Saturday, April 2, 2011

Fit for a Queen

The dress is done! And just in time, since I have to hand it off tomorrow morning.

This was one of those projects that shouldn't have turned out as well as it did. Despite doing the fabric shopping myself, I still ended up with insufficient yardage - the pattern called for 6 yards of black brocade at the purchased width, but Jomar only had 4.5, and I decided to make it work. Tim Gunn would have been proud.

I'm grateful for non-directional prints, because I cut that floral brocade every which way to get it done, and in the end I only had to narrow the flare at the bottom of the skirt, and I think there's still enough skirt to get the job done. I literally had a handful of scraps left at the end.

The same went for the white brocade for the front panels and the white matte satin for the sleeves - one yard, and scraps left over. The rest of the underskirt is made of white muslin and will work just fine.

I used up almost all 4 yards of the trim as well. The costumer requested a "restrained" trim, something gray or dark. The character wearing this gown is Queen Gertrude (of Hamlet fame), though the play is Rosencrantz & Guildenstern are Dead. Okay, so Gertrude is in mourning, but she went from her husband's deathbed to her husband's brother's very live bed, so I think her mourning goes only so deep. A restrained floral should be just fine.

One of the design changes from the pattern was to eliminate the back lacing, and add some to the front. I was just going to do it for show, but I decided that it might actually help with the fit of the costume, so instead of using eyelets, I made buttonholes and laced the front of the dress up with black twill tape. They can always change colors but I thought that worked well enough.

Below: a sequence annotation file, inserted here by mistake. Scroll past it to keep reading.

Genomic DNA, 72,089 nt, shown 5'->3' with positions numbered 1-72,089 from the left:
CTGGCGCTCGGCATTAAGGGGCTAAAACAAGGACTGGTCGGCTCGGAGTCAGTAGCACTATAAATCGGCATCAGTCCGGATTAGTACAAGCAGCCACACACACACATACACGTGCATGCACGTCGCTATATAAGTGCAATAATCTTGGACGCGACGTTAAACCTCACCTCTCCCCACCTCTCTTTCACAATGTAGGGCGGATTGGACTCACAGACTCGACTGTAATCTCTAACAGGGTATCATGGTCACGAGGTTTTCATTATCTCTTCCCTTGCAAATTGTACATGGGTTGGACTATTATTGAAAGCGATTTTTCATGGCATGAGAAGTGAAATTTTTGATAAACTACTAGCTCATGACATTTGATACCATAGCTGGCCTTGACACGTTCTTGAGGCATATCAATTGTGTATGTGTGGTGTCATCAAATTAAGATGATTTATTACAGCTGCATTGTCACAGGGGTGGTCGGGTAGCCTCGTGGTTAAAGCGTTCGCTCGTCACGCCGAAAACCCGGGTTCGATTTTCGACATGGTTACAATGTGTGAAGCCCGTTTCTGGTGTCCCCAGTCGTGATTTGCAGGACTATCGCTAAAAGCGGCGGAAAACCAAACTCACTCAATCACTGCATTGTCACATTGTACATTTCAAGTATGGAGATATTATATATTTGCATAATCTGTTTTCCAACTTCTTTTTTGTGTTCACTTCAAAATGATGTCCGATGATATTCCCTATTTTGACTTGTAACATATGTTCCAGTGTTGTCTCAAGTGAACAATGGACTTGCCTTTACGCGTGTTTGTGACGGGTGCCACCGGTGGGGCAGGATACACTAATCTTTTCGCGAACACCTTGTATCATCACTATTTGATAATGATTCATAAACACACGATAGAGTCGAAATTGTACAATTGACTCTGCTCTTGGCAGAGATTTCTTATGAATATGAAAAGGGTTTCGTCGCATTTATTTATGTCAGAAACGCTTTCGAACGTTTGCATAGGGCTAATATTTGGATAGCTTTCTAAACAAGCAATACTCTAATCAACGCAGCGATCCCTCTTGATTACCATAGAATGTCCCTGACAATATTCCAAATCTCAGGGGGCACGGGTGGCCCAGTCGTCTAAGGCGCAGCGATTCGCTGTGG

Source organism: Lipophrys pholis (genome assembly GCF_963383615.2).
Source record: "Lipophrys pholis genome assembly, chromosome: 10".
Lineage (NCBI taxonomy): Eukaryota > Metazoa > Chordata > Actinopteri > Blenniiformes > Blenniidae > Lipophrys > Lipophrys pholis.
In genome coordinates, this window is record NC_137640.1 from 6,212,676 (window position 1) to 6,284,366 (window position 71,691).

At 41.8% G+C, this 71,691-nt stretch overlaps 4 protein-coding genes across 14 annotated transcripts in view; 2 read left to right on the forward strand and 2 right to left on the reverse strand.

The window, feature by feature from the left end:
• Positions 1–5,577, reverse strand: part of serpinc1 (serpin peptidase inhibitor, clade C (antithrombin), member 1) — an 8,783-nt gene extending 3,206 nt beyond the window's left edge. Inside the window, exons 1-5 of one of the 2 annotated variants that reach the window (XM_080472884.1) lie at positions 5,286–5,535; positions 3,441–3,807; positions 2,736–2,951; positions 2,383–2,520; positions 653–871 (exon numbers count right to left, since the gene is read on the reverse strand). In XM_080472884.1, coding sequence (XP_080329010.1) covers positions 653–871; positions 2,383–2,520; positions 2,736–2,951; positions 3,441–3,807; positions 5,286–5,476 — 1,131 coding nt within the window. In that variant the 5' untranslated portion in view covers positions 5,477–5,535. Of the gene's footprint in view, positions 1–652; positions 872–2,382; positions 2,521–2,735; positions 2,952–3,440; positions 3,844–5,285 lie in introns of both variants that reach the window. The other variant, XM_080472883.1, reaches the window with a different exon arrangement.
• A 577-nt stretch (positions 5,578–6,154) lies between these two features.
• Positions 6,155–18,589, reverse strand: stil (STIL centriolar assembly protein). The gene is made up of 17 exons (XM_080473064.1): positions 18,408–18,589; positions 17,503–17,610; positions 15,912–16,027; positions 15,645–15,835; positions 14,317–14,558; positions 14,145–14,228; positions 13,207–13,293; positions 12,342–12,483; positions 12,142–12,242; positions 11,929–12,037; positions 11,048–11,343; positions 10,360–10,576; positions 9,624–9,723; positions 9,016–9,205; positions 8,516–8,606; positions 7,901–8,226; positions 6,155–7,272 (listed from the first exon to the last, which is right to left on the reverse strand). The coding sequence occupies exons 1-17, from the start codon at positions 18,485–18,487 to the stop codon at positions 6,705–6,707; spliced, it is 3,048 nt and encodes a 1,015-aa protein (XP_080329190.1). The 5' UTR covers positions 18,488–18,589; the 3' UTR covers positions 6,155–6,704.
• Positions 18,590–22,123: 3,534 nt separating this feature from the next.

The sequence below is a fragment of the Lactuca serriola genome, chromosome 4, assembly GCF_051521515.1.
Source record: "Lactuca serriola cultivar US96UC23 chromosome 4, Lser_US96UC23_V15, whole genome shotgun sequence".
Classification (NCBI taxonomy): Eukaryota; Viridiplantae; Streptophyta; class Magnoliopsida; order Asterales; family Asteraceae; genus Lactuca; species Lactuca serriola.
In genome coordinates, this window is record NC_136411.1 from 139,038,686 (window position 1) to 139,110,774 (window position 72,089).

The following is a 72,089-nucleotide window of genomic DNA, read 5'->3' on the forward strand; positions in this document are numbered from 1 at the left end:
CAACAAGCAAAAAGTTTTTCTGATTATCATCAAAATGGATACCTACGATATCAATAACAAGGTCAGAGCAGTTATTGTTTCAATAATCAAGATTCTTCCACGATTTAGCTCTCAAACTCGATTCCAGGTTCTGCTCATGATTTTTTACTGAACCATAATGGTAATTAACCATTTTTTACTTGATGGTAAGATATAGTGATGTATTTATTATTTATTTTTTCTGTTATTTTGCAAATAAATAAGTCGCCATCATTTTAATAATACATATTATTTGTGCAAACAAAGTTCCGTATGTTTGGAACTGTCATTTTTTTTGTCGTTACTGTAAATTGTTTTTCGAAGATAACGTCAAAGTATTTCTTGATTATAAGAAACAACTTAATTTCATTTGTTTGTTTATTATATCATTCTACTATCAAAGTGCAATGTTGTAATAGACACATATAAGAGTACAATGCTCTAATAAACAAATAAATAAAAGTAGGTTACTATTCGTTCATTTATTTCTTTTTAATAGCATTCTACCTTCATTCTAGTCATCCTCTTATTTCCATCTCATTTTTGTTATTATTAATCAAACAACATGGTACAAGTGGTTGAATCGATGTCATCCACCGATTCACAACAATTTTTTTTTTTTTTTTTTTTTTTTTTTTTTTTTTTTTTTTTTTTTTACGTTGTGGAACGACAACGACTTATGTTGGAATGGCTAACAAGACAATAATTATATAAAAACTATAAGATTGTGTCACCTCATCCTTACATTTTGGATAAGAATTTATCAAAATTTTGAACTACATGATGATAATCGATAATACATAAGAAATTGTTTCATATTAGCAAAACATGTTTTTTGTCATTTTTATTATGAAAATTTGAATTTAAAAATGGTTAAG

I have to say that despite the challenge of working with too-little fabric (something I couldn't really gripe about because I did it to myself; we could have gone to another store after all), I enjoyed constructing this gown. The ginormous sleeves are almost too much, but they'll look great on stage.

The one thing I got out of it for myself was a new appreciation for a good square neckline, something that we don't see all that often, and certainly easy enough to do well if it's built into a princess-seamed bodice. Aren't princess seams the best thing ever invented? I know they're not historically accurate, but neither are invisible zippers, and no one's going to complain.

The play opens in a couple of weeks, and I'm looking forward to seeing this one onstage - both the costume and the play.

There's a full patternreview here, if you want more details. I'm off to sew something spring-like for myself now. Enough sewing for others for a bit.


AilsaG said...

That dress is AMAZING!!

Anonymous said...

Just beautiful! Your friend is so lucky to have you.

luckylibbet said...

Looks terrific!

Lori said...

This dress is stunning, fantastic job.

Lisette M said...

It is beautiful Karen! I got to see my two nun costumes in action, well I couldn't really pick them out in the sea of nuns, but I was proud anyways.

Michelle said...

wow, that is amazing! Great work!!!

Becky said...

It turned out really nicely! And that will be fun to see your work up on stage.